I suggested earlier that the best objection to the claim that the universe is fine-tuned for the existence of life was to suggest that there were very, very many universes; perhaps very few of these are life-permitting, but, obviously, it’s not surprising that we find ourselves in one of the life-permitting ones. The same move doesn’t seem to work here; there is no clear reason why we couldn’t have found ourselves in a universe that wasn’t beautiful. But we can see why a good and powerful God might value beauty in God’s creations, and bring it about that those creations were beautiful; the probability of such beauty on theism is higher than it would otherwise be.
Another striking feature is the discoverability of the universe–the fact that it is structured in such a way that we are able to understand its fundamental workings. It seems that in principle, the universe might have been very chaotic–too disorderly and unintelligible for us to be comprehensible. Even apart from this possibility, going in, one would not particularly expect beings like us, with minds evolved to help us survive the kinds of practical challenges faced by our ancestors, to be able to discover such astonishing things as the composition of far-off stars or the conditions present during the universe’s earliest moments.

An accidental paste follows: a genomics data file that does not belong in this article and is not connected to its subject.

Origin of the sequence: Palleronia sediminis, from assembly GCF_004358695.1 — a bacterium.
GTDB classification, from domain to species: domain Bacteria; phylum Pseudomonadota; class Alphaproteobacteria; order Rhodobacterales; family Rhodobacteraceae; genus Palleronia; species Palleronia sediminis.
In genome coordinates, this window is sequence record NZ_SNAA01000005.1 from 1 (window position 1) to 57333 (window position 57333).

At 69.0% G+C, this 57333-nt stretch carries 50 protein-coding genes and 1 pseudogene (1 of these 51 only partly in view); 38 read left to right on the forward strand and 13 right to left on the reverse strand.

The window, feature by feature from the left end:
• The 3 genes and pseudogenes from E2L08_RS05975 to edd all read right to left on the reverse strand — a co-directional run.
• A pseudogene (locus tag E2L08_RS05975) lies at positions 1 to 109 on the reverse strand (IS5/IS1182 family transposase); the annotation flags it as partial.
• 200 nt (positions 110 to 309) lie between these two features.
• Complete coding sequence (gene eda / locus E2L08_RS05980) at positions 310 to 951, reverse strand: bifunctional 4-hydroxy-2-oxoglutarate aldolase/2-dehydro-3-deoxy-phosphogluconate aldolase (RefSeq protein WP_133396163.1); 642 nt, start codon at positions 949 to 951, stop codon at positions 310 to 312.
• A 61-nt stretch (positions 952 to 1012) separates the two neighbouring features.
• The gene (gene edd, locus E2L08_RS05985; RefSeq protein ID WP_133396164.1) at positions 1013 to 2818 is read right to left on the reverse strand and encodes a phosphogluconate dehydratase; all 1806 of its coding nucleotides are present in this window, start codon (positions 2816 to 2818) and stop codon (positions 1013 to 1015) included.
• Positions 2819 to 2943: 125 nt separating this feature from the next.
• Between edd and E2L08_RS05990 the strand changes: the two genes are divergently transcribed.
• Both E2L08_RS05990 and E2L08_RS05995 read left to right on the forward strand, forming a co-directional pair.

The discoverability of the universe is made even more striking by work from Robin Collins, who suggests that it, too, requires a particular kind of fine-tuning. So, for instance, Collins calculates that the baryon to photon ratio could have had any one of a wide range values without compromising the ability of the universe to support life, but that, within this range, it is finely-tuned to maximize the intensity of the cosmic microwave background radiation–the feature of the universe which allowed us to discover the Big Bang. Collins’ work is cutting-edge, and the evidence of fine-tuning for discoverability is not yet as well-established as that for fine-tuning for life. But it is nonetheless intriguing.
Again, there doesn’t seem to be any particular reason why we couldn’t exist in a universe which wasn’t discoverable; indeed–especially if Collins is right–it seems much more likely that we would find ourselves in such a universe than in one like ours. On the other hand, we can see why a good God would have reason to favor the intellectual goods involved in learning and comprehending the fundamental workings of the world, along with the ability to appreciate the beauty God had instilled in the deepest workings of creation, so that we have more reason to expect these features if the universe is created by God. Discoverability, too, therefore provides powerful evidence for theism.
In the next post, I will discuss evidence from moral knowledge and miracles.
 If you’re wondering why Weinberg rejects theism, only one of his reasons (as he acknowledges) has particularly to do with physics: he thinks that “though we shall find beauty in the final laws of nature, we will find no special status for life or intelligence.” Apart from the question of exactly what this means or the theological significance of it, I take it that the other considerations I raise in this post call it into question. His other reasons are fairly standard statements of fairly standard objections, some of which are serious (evil, religious disagreement) and some of which aren’t (“the lessons of religious experience seem to me indelibly marked with the stamp of wishful thinking.”).